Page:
Canada’s Integrated Soldier System Project might have hit a bump, but the German Bundeswehr continues down the networked, high tech road with its Gladius soldier system.

The program began in 2012 with the introduction of 30 Gladius systems, enough to equip 300 troops. In January, the German military awarded the Rheinmetall Group an €84 million contract to provide 60 more systems, enough for 600 soldiers.

Gladius will see its first combat in Afghanistan. Soldiers are now receiving the 2012 order and will be training with the new system until June when they are deployed. Last month’s contract will be delivered in two lots of 30 systems in 2013, ensuring the following two rotations of Bundeswehr troops to deploy to Afghanistan can test the equipment well in advance.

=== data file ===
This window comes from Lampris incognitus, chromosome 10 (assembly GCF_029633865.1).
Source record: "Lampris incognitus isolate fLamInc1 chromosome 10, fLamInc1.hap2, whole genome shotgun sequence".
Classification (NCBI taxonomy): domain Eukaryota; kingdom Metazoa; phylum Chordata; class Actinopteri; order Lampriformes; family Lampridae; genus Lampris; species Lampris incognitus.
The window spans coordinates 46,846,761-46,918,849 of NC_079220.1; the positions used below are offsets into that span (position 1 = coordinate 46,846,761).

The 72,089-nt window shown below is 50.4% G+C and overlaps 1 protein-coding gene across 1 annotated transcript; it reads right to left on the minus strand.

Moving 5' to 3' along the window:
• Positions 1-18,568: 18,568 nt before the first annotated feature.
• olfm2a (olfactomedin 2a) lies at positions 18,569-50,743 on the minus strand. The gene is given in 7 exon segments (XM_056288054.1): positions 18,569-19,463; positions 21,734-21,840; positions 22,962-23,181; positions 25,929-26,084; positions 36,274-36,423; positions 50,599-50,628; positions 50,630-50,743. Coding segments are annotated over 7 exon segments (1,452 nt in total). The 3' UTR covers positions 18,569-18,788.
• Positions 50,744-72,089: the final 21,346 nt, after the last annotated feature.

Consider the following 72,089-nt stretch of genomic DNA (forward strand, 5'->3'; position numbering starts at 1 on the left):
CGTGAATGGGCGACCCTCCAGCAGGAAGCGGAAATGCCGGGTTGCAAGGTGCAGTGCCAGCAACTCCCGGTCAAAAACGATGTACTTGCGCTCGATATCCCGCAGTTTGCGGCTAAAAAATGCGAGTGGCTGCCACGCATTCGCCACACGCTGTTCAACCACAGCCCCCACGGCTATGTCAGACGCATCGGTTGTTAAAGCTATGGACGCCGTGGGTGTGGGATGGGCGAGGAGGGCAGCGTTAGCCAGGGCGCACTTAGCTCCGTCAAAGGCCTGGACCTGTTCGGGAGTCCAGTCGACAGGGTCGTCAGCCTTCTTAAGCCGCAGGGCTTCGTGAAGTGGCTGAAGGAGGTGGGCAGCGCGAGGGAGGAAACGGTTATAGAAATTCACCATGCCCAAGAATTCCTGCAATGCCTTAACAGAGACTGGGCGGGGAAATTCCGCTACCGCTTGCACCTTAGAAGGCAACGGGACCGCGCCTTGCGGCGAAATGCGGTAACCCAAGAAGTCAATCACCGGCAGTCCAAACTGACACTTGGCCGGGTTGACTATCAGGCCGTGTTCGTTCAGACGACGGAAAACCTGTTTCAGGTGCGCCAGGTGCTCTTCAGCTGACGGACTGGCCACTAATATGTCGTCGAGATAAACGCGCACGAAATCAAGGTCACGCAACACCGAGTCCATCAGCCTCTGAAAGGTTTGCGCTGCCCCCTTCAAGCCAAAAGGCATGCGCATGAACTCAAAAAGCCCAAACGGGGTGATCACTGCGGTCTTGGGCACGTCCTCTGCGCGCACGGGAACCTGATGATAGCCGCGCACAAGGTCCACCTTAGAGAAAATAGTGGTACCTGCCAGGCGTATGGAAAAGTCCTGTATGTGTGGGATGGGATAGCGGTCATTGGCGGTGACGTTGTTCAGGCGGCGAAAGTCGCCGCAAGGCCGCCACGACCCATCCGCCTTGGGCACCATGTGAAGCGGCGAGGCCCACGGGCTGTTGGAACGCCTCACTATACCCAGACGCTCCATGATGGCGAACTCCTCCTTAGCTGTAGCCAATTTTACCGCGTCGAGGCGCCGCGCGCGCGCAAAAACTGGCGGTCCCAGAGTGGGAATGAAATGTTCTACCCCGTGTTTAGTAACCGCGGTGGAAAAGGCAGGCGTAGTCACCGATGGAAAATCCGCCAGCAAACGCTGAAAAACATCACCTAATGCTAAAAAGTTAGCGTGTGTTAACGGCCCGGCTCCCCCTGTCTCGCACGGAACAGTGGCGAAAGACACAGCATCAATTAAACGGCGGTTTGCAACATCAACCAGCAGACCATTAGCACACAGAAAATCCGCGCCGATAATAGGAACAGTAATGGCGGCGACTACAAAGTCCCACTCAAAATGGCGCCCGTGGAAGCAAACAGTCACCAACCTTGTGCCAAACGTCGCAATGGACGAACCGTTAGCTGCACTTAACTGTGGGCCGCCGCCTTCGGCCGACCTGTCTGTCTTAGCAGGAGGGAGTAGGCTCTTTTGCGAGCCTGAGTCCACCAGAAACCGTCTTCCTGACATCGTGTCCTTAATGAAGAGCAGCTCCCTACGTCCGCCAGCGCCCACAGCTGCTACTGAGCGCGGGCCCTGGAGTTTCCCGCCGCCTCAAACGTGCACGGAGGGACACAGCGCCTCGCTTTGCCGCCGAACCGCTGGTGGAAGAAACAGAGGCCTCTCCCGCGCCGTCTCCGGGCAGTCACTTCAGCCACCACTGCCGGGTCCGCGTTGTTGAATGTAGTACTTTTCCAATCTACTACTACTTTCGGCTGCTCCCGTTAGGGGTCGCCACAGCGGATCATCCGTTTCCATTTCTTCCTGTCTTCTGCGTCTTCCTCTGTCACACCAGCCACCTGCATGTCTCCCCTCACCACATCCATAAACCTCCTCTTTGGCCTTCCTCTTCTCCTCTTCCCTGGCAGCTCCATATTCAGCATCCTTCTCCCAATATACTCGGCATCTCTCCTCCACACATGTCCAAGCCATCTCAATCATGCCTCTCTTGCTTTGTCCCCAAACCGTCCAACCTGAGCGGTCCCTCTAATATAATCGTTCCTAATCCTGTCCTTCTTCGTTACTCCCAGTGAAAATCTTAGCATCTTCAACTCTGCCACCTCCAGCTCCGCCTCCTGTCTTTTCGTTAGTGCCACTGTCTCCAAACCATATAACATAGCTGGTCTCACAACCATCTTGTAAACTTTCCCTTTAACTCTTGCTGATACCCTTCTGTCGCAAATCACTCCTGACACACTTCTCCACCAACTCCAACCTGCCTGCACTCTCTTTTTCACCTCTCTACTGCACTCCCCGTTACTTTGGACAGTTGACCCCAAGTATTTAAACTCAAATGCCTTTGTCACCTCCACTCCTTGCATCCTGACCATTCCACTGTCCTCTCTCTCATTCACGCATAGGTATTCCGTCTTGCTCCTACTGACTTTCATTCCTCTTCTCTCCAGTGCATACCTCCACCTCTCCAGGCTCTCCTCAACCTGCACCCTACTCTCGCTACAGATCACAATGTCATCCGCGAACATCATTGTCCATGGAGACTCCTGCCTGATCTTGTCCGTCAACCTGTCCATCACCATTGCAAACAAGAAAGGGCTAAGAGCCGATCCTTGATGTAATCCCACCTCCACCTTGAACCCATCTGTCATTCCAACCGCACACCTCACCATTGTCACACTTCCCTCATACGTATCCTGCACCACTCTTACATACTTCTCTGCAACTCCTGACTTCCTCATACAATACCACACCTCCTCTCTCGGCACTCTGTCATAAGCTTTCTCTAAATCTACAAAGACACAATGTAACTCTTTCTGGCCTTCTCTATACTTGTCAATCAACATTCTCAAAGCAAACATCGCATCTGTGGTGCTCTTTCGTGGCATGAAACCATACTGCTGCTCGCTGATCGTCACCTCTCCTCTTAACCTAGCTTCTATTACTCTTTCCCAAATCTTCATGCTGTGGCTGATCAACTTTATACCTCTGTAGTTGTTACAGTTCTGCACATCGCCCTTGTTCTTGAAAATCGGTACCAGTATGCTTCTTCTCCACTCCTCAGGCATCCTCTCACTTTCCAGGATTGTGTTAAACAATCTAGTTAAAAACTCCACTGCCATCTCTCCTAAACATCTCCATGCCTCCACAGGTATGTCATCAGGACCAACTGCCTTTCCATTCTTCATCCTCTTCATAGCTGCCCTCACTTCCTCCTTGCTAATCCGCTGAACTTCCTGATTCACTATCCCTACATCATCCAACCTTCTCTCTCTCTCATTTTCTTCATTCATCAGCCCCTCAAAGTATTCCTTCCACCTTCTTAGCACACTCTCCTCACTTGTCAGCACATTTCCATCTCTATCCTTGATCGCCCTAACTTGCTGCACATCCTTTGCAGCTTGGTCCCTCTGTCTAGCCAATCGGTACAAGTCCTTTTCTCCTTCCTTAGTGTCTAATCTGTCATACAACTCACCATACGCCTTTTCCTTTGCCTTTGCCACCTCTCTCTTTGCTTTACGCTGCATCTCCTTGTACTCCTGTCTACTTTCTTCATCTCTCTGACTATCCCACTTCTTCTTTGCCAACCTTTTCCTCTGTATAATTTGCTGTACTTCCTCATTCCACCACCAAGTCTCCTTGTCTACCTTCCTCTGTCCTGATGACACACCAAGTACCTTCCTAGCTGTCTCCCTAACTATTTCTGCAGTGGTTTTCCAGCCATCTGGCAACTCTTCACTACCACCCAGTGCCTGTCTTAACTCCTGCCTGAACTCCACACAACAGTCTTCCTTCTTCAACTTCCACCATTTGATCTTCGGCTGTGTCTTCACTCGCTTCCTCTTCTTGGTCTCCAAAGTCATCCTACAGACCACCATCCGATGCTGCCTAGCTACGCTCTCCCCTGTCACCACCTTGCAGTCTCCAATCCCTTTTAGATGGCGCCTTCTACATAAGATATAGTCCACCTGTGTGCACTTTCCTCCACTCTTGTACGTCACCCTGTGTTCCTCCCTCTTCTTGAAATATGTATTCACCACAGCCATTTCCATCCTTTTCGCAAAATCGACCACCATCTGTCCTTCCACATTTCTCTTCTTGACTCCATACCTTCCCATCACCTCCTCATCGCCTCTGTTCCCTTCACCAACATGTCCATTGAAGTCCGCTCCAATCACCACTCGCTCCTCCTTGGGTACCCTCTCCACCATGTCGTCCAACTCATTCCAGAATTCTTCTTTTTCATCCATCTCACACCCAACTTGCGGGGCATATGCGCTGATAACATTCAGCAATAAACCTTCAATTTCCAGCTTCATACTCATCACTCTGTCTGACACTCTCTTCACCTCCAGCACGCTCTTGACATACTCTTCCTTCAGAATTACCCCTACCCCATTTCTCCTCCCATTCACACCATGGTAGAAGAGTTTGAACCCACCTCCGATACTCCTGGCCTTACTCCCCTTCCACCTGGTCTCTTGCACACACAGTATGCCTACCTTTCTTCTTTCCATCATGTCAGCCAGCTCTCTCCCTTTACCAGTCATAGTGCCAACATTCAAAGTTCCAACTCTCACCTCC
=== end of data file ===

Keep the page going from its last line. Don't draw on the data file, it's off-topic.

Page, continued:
Rheinmetall says Galdius, originally known as “Infanterist der Zukunft” or “Future Soldier,” is the most advanced system of its kind, especially its networkability.

“Gladius is intended first and foremost to bring the 10-man infantry section and its vehicle into the network-enabled operational loop,” the company said in a press release. “This network, consisting of reconnaissance, command and control components, and weapons, enables rapid exchange of information as well as shared situational awareness as the basis for planning and conducting operations. The individual soldier receives all relevant data concerning the tactical situation, the position of friendly forces, the mission, and system status. It includes a GPS and an inertial navigation system as well as a magnetic compass, facilitating reliable orientation on the ground.”

The system is built around an “electronic backbone” that contains the radio, core computer, batteries and GPS module and was designed with ergonomic features in mind, especially weight reduction and integration of individual components.